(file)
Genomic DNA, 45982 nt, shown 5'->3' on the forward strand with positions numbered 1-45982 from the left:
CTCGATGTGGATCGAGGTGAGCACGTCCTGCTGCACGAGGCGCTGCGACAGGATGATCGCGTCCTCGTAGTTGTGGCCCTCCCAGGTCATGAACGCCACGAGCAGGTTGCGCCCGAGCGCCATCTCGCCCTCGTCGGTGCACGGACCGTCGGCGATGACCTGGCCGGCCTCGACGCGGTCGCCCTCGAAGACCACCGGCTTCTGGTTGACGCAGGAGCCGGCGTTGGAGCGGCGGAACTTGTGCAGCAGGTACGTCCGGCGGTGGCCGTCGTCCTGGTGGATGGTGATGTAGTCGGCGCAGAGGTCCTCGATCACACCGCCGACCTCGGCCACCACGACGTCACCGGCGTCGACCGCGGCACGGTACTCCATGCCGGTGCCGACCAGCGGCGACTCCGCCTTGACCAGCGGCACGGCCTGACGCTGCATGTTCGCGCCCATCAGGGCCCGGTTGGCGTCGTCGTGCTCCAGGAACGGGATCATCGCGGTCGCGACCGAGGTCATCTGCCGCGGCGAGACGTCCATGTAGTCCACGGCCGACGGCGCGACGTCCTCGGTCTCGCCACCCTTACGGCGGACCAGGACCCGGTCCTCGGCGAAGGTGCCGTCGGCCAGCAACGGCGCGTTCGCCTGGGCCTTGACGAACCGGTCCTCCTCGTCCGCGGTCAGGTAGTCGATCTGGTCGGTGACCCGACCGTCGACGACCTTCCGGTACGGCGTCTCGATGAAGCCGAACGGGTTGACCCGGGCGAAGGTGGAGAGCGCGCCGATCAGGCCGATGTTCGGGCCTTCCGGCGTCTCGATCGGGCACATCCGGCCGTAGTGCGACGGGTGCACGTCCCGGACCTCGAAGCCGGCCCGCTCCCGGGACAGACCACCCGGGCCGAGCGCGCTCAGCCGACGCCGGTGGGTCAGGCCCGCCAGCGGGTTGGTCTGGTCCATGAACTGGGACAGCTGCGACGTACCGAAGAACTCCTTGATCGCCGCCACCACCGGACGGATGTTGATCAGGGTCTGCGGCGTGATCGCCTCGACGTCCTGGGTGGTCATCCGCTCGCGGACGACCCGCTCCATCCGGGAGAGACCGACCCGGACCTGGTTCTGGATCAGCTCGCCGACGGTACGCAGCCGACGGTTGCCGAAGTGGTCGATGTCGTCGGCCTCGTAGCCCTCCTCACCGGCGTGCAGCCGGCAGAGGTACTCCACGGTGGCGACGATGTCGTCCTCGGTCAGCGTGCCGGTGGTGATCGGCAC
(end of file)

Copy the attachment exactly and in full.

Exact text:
Genomic DNA, 45982 nt, shown 5'->3' on the forward strand with positions numbered 1-45982 from the left:
CTCGATGTGGATCGAGGTGAGCACGTCCTGCTGCACGAGGCGCTGCGACAGGATGATCGCGTCCTCGTAGTTGTGGCCCTCCCAGGTCATGAACGCCACGAGCAGGTTGCGCCCGAGCGCCATCTCGCCCTCGTCGGTGCACGGACCGTCGGCGATGACCTGGCCGGCCTCGACGCGGTCGCCCTCGAAGACCACCGGCTTCTGGTTGACGCAGGAGCCGGCGTTGGAGCGGCGGAACTTGTGCAGCAGGTACGTCCGGCGGTGGCCGTCGTCCTGGTGGATGGTGATGTAGTCGGCGCAGAGGTCCTCGATCACACCGCCGACCTCGGCCACCACGACGTCACCGGCGTCGACCGCGGCACGGTACTCCATGCCGGTGCCGACCAGCGGCGACTCCGCCTTGACCAGCGGCACGGCCTGACGCTGCATGTTCGCGCCCATCAGGGCCCGGTTGGCGTCGTCGTGCTCCAGGAACGGGATCATCGCGGTCGCGACCGAGGTCATCTGCCGCGGCGAGACGTCCATGTAGTCCACGGCCGACGGCGCGACGTCCTCGGTCTCGCCACCCTTACGGCGGACCAGGACCCGGTCCTCGGCGAAGGTGCCGTCGGCCAGCAACGGCGCGTTCGCCTGGGCCTTGACGAACCGGTCCTCCTCGTCCGCGGTCAGGTAGTCGATCTGGTCGGTGACCCGACCGTCGACGACCTTCCGGTACGGCGTCTCGATGAAGCCGAACGGGTTGACCCGGGCGAAGGTGGAGAGCGCGCCGATCAGGCCGATGTTCGGGCCTTCCGGCGTCTCGATCGGGCACATCCGGCCGTAGTGCGACGGGTGCACGTCCCGGACCTCGAAGCCGGCCCGCTCCCGGGACAGACCACCCGGGCCGAGCGCGCTCAGCCGACGCCGGTGGGTCAGGCCCGCCAGCGGGTTGGTCTGGTCCATGAACTGGGACAGCTGCGACGTACCGAAGAACTCCTTGATCGCCGCCACCACCGGACGGATGTTGATCAGGGTCTGCGGCGTGATCGCCTCGACGTCCTGGGTGGTCATCCGCTCGCGGACGACCCGCTCCATCCGGGAGAGACCGACCCGGACCTGGTTCTGGATCAGCTCGCCGACGGTACGCAGCCGACGGTTGCCGAAGTGGTCGATGTCGTCGGCCTCGTAGCCCTCCTCACCGGCGTGCAGCCGGCAGAGGTACTCCACGGTGGCGACGATGTCGTCCTCGGTCAGCGTGCCGGTGGTGATCGGCAC